the scan artist

Paul Morganthall

round challah for Rosh Hashanah

We went to our best friend’s house for Rosh Hashanah dinner. I was honored to bake the challahs for the celebration. But. I’ve never made round challah before. Round is traditional for the New Year. I found a lot of different descriptions of this tradition. Most said the shape represents God’s crown, or the cycle of the seasons. The most interesting writeup said the round challah for Rosh Hashanah may be the most common of all Jewish practices, since the tradition is rooted in the practices of the original twelve tribes.

The day before the celebration, I learned a lot by making a trial loaf. A big round challah takes a lot longer to bake. The weaving method described many places on the net sounds hard, but is actually easier than the typical 3-strand braid. I practiced with Play-Doh.

The host requested I make one challah with raisins and one without. I made one large woven challah with golden raisins, and one braided round with flax seed meal. For both loaves I used Maggie Glezer’s challah recipe found at Fine Cooking. I use that recipe whenever I need a fool-proof loaf – except I can’t stop myself from experimenting. This time, I used 9 oz. unbleached white flour, 4 oz. bread flour, and 4 oz. white whole wheat (all King Arthur). The article also describes a beautiful 6-strand braid I’ve made many times. Watch this helpful video a couple of times before you start.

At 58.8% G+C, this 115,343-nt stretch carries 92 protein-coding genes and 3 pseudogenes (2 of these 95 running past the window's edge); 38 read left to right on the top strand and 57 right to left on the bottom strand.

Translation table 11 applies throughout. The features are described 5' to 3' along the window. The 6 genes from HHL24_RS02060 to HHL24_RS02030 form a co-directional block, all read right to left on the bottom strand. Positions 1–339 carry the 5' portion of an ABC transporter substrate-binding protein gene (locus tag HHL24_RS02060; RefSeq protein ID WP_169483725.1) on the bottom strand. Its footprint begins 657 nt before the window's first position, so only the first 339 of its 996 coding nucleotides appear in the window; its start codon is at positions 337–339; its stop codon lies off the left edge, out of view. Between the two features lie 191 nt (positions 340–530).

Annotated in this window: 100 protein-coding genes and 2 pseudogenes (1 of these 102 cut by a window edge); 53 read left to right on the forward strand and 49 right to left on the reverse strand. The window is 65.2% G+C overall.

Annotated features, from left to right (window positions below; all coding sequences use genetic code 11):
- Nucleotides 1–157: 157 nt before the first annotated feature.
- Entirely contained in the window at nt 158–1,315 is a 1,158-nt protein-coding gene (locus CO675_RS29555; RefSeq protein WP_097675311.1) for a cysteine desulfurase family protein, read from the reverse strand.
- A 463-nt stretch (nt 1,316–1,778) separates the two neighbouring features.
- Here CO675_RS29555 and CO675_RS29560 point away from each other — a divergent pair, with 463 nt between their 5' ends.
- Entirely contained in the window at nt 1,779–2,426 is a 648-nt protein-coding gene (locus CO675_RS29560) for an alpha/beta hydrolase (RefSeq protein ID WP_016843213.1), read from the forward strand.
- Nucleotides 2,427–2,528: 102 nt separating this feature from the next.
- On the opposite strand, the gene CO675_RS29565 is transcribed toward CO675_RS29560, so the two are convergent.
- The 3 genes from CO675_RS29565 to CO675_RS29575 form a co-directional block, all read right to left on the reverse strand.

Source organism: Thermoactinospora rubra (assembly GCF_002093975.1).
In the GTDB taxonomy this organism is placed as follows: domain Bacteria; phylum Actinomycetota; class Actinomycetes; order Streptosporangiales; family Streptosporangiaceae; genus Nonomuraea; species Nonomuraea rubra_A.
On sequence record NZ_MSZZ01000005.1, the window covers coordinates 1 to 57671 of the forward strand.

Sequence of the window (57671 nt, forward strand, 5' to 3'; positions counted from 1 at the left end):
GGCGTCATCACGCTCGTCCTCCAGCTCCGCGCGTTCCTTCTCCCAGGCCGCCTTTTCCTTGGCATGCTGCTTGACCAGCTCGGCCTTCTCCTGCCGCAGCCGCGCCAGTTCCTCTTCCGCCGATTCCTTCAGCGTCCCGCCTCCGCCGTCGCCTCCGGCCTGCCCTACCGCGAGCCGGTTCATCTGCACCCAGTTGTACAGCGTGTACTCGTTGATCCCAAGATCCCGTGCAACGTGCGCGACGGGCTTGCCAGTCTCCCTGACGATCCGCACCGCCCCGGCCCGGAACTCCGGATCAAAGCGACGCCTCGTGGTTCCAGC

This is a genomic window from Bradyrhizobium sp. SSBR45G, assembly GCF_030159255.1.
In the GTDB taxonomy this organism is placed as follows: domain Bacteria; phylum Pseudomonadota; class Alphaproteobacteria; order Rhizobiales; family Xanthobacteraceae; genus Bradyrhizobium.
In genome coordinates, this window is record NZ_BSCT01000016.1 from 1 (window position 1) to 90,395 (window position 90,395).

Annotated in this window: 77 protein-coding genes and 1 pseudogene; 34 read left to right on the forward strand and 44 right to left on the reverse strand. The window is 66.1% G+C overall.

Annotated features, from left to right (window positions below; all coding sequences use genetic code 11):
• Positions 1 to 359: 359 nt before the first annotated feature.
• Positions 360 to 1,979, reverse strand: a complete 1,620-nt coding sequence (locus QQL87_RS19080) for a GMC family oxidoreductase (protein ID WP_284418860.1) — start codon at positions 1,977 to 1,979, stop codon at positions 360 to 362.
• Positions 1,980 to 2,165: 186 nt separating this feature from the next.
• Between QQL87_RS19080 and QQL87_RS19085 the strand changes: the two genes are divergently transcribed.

Both round loaves turned out quite well. In the future I’ll make two smaller woven loaves instead of the giant one (from 17 oz of flour). The big one looked impressive, but it was just too hard to bake. I baked the loaf for almost an hour. Even then, the inside was a little underdone, and the outside a little overdone. No one complained.

This week’s Thing is the baking of round challahs, something I’ve never tried before.

This article was featured in the weekly roundup at YeastSpotting, one of my favorite blogs.